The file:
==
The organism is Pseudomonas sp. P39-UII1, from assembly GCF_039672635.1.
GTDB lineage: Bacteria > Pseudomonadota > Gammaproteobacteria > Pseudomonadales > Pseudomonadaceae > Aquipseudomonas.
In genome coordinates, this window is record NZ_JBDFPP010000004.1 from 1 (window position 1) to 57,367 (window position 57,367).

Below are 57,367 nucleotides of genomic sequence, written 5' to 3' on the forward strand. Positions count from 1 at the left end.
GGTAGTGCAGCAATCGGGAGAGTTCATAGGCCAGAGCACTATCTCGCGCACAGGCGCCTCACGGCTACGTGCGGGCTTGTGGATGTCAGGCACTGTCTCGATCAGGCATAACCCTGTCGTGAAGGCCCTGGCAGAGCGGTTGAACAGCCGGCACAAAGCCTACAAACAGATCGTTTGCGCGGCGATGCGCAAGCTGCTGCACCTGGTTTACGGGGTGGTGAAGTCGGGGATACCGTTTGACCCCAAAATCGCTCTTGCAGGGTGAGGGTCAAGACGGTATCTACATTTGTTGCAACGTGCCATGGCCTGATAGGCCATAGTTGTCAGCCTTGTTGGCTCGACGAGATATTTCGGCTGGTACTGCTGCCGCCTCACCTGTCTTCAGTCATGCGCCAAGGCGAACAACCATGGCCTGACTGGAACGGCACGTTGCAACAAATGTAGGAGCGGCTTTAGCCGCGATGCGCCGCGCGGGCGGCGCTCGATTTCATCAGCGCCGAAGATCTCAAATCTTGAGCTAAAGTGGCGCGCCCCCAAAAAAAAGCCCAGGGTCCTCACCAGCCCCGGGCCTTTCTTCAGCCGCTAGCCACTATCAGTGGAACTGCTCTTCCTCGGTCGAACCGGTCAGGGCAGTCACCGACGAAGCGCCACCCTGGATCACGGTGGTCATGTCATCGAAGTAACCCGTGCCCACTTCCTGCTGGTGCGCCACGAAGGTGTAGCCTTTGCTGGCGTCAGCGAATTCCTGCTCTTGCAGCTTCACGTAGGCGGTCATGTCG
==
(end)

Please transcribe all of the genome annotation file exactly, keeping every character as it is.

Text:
The organism is Pseudomonas sp. P39-UII1, from assembly GCF_039672635.1.
GTDB lineage: Bacteria > Pseudomonadota > Gammaproteobacteria > Pseudomonadales > Pseudomonadaceae > Aquipseudomonas.
In genome coordinates, this window is record NZ_JBDFPP010000004.1 from 1 (window position 1) to 57,367 (window position 57,367).

Below are 57,367 nucleotides of genomic sequence, written 5' to 3' on the forward strand. Positions count from 1 at the left end.
GGTAGTGCAGCAATCGGGAGAGTTCATAGGCCAGAGCACTATCTCGCGCACAGGCGCCTCACGGCTACGTGCGGGCTTGTGGATGTCAGGCACTGTCTCGATCAGGCATAACCCTGTCGTGAAGGCCCTGGCAGAGCGGTTGAACAGCCGGCACAAAGCCTACAAACAGATCGTTTGCGCGGCGATGCGCAAGCTGCTGCACCTGGTTTACGGGGTGGTGAAGTCGGGGATACCGTTTGACCCCAAAATCGCTCTTGCAGGGTGAGGGTCAAGACGGTATCTACATTTGTTGCAACGTGCCATGGCCTGATAGGCCATAGTTGTCAGCCTTGTTGGCTCGACGAGATATTTCGGCTGGTACTGCTGCCGCCTCACCTGTCTTCAGTCATGCGCCAAGGCGAACAACCATGGCCTGACTGGAACGGCACGTTGCAACAAATGTAGGAGCGGCTTTAGCCGCGATGCGCCGCGCGGGCGGCGCTCGATTTCATCAGCGCCGAAGATCTCAAATCTTGAGCTAAAGTGGCGCGCCCCCAAAAAAAAGCCCAGGGTCCTCACCAGCCCCGGGCCTTTCTTCAGCCGCTAGCCACTATCAGTGGAACTGCTCTTCCTCGGTCGAACCGGTCAGGGCAGTCACCGACGAAGCGCCACCCTGGATCACGGTGGTCATGTCATCGAAGTAACCCGTGCCCACTTCCTGCTGGTGCGCCACGAAGGTGTAGCCTTTGCTGGCGTCAGCGAATTCCTGCTCTTGCAGCTTCACGTAGGCGGTCATGTCG